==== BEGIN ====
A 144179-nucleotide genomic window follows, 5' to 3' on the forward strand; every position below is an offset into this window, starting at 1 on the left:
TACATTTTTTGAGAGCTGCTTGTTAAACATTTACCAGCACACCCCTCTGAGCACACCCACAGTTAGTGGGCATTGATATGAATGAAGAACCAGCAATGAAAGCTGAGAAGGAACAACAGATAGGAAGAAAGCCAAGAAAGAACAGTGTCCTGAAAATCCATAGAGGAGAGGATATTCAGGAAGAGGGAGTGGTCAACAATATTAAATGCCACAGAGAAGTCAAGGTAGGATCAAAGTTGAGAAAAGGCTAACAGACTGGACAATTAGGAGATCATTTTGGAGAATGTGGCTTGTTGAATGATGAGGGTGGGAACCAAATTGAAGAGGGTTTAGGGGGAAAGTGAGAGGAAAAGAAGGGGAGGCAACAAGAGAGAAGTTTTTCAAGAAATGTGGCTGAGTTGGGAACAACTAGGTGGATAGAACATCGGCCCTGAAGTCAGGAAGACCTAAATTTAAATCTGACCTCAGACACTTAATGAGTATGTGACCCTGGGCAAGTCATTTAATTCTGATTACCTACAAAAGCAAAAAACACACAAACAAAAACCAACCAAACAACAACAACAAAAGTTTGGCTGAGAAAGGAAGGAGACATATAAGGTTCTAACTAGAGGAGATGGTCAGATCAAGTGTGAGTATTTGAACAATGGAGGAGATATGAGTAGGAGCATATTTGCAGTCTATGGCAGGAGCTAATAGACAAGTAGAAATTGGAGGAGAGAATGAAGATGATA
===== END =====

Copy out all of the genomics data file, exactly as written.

A 144179-nucleotide genomic window follows, 5' to 3' on the forward strand; every position below is an offset into this window, starting at 1 on the left:
TACATTTTTTGAGAGCTGCTTGTTAAACATTTACCAGCACACCCCTCTGAGCACACCCACAGTTAGTGGGCATTGATATGAATGAAGAACCAGCAATGAAAGCTGAGAAGGAACAACAGATAGGAAGAAAGCCAAGAAAGAACAGTGTCCTGAAAATCCATAGAGGAGAGGATATTCAGGAAGAGGGAGTGGTCAACAATATTAAATGCCACAGAGAAGTCAAGGTAGGATCAAAGTTGAGAAAAGGCTAACAGACTGGACAATTAGGAGATCATTTTGGAGAATGTGGCTTGTTGAATGATGAGGGTGGGAACCAAATTGAAGAGGGTTTAGGGGGAAAGTGAGAGGAAAAGAAGGGGAGGCAACAAGAGAGAAGTTTTTCAAGAAATGTGGCTGAGTTGGGAACAACTAGGTGGATAGAACATCGGCCCTGAAGTCAGGAAGACCTAAATTTAAATCTGACCTCAGACACTTAATGAGTATGTGACCCTGGGCAAGTCATTTAATTCTGATTACCTACAAAAGCAAAAAACACACAAACAAAAACCAACCAAACAACAACAACAAAAGTTTGGCTGAGAAAGGAAGGAGACATATAAGGTTCTAACTAGAGGAGATGGTCAGATCAAGTGTGAGTATTTGAACAATGGAGGAGATATGAGTAGGAGCATATTTGCAGTCTATGGCAGGAGCTAATAGACAAGTAGAAATTGGAGGAGAGAATGAAGATGATA